After winning awards from the British Film Academy and American Society of Cinematographers, it would seem like it’s probably — finally — Roger Deakins’ time. Look for “Blade Runner” to bring him a win on his 14th try.


“Baby Driver”


“I, Tonya”

“The Shape of Water”

“Three Billboards Outside Ebbing, Missouri”

Winner: The ambitious time structure of “Dunkirk” makes this one of the evening’s safest bets.



“Beauty and the Beast”

“Darkest Hour”

“Phantom Thread”

“The Shape of Water”

“Victoria & Abdul”

Winner: “Phantom Thread.” A no-brainer given the topic and the talent. You don’t cross the House of Woodcock!


“Darkest Hour”

“Victoria & Abdul”


Winner: “Darkest Hour.” You’ve seen photos of Gary Oldman in real life, right?



“Beauty and the Beast”

“Blade Runner 2049”

“Darkest Hour”


“The Shape of Water”

Winner: “The Shape of Water”

Alternate: “Blade Runner 2049”

It’s possible that “Blade Runner” could pull off an upset here for its harsh, brutal dystopia. But I think “Shape,” with its overall support (and its own expertly realized Brutalist vision) will triumph.



“Phantom Thread”

“Star Wars: The Last Jedi”

“The Shape of Water”

“Three Billboards Outside Ebbing, Missouri”

Winner: It should be first-time nominee Jonny Greenwood’s lush, melodic score for “Phantom Thread,” but alas, Alexandre Desplat’s sumptuous work on “Shape” looks like the heavy favorite to bring the composer his second Oscar.



“The Mystery of Love” (from “Call Me by Your Name”)

“Mighty River” (from “Mudbound”)

“Remember Me” (from “Coco”)

“Stand Up for Something” (from “Marshall”)

“This Is Me” (from “The Greatest Showman”)

Winner: “Remember Me”

Alternate: “This Is Me”

“Remember Me” comes from the songwriting team behind “Frozen.” “This Is Me” was written by two of the songwriters from “La La Land.” So pedigree is a draw. But “Remember Me” is used four different times in “Coco,” each to memorable effect. I think voters will go with the song that made them cry.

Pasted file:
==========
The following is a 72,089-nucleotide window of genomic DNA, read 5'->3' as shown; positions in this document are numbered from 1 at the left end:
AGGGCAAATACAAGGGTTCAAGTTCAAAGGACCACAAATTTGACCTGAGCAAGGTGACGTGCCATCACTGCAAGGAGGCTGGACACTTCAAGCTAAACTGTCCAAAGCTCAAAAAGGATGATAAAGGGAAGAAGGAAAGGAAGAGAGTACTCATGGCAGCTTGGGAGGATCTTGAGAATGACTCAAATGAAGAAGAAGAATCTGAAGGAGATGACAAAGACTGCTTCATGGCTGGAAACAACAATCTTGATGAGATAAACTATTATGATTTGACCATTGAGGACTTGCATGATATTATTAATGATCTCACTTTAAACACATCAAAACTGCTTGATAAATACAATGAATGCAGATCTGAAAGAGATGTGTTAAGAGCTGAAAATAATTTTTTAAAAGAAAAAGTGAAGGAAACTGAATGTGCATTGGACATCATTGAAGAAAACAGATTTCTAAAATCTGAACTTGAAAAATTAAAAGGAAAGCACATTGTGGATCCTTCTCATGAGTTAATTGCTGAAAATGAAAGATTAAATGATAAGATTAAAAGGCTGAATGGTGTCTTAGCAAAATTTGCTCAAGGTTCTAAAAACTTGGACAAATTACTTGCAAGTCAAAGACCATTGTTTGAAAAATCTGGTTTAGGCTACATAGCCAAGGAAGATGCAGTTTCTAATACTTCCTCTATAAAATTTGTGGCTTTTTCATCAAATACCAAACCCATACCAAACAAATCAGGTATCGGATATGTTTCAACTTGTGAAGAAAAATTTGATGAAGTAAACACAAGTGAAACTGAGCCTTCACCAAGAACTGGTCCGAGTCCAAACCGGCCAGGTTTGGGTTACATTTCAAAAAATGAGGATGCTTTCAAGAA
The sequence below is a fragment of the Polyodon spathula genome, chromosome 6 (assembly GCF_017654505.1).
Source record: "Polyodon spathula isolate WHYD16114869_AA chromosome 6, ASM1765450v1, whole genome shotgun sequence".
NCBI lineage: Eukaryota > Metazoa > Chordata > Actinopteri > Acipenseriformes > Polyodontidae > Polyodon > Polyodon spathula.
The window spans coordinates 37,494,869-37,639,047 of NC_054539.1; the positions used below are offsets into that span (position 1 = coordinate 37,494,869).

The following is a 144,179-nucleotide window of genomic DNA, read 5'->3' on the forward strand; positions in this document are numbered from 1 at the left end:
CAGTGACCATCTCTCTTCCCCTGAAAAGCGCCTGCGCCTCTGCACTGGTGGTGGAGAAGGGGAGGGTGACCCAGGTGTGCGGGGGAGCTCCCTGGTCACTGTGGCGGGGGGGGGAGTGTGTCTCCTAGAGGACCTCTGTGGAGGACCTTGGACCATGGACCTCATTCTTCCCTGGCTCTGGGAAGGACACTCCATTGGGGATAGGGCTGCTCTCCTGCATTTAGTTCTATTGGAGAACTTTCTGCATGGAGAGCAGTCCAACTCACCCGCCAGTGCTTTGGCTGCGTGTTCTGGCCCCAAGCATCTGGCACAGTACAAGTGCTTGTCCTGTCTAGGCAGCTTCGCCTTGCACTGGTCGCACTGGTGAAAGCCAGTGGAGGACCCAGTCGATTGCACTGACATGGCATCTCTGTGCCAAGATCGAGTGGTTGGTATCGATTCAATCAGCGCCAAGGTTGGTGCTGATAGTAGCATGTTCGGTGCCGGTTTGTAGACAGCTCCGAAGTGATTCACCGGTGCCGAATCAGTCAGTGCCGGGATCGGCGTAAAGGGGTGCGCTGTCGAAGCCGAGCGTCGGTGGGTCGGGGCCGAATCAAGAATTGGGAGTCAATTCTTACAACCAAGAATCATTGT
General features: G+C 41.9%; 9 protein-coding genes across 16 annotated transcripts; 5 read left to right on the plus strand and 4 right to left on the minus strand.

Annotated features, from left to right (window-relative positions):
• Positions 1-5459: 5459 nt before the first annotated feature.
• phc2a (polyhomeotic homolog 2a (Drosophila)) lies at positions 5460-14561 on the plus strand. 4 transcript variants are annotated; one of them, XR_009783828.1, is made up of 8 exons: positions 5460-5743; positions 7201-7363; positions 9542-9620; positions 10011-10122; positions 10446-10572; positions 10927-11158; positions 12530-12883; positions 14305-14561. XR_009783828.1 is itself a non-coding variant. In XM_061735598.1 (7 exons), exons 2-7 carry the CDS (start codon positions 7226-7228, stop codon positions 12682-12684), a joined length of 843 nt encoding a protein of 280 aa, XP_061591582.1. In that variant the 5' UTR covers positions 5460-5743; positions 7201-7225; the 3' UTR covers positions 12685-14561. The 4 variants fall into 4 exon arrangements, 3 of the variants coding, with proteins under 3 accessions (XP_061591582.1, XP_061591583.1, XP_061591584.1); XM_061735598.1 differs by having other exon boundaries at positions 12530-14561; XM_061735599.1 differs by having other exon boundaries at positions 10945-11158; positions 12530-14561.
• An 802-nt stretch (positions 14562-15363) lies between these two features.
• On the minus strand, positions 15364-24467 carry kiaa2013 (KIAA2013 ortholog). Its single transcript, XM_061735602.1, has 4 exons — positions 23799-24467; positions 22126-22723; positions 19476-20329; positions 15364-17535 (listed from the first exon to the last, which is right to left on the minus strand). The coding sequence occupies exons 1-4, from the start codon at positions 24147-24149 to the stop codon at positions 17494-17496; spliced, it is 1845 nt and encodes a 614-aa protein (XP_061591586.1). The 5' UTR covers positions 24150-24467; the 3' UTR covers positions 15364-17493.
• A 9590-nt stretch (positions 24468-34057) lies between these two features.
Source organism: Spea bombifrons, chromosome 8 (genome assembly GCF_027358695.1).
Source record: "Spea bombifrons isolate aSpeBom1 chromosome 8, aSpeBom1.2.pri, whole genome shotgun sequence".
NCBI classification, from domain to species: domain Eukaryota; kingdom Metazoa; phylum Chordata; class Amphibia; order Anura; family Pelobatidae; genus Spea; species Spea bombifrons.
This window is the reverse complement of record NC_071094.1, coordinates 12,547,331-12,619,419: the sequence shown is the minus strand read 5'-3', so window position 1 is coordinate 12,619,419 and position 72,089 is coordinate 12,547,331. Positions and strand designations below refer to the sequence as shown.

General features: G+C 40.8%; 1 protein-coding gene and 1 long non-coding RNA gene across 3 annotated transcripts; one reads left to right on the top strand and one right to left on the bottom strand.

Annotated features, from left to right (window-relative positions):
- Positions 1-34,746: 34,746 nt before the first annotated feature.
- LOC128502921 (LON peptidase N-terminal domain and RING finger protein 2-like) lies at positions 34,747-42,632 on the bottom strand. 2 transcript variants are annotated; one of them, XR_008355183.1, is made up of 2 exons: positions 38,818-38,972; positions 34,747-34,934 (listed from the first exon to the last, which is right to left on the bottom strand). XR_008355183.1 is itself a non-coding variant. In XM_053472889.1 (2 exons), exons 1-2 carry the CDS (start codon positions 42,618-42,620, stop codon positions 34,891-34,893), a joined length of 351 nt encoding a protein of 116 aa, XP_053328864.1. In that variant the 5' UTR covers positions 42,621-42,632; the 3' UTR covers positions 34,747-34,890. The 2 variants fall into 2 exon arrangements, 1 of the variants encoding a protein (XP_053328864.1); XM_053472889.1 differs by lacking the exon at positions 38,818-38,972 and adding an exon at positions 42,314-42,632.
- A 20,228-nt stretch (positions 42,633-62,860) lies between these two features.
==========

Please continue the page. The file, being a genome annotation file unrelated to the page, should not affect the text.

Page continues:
“Baby Driver”

“Blade Runner 2049”


“The Shape of Water”

“Star Wars: The Last Jedi”

Winner: “Dunkirk.” War movies do well here; Nolan-directed movies have won twice.



“Baby Driver”

“Blade Runner 2049”


“The Shape of Water”

“Star Wars: The Last Jedi”

Winner: “Dunkirk” again, though “Baby Driver” — with its emphasis on music — could surprise. Music-heavy movies do well in this category.


“Blade Runner 2049”

“Guardians of the Galaxy 2”

“Kong: Skull Island”

“Star Wars: The Last Jedi”

“War for the Planet of the Apes”

Winner: “Blade Runner 2049”

Alternate: “Apes”

Remarkably, the groundbreaking “Apes” series has twice been a second banana (sorry) here, losing to “Hugo” and “Interstellar.” It’s easy to question those choices, but harder to ignore the history.



“Dear Basketball”

“Garden Party”


“Negative Space”

“Revolting Rhymes”

Winner: “Dear Basketball.” Angelenos like to see Kobe Bryant (who produced and wrote the short) holding trophies, and it’s been a long time.



“Heaven Is a Traffic Jam on the 405”


“Knife Skills”

“Traffic Stop”

Winner: “Heroin(e)”

Alternate: “Edith+Eddie” or “Heaven Is a Traffic Jam”

This shorts category is the deepest and, thus, hardest to predict. “Heroin(e)” puts a human face on an urgent subject, the opioid epidemic, and comes from Netflix, giving it an edge in terms of viewership and promotion.


“DeKalb Elementary”

“The Eleven O’Clock”

“My Nephew Emmett”

“The Silent Child”

“Watu Wote / All of Us”

Winner: “DeKalb Elementary”

Alternate: “Silent Child”

With a story focusing on a school shooting, the excellent “DeKalb” is timely. But the heartbreaking “Silent Child” is equally good and poses a threat.


Twitter: @glennwhipp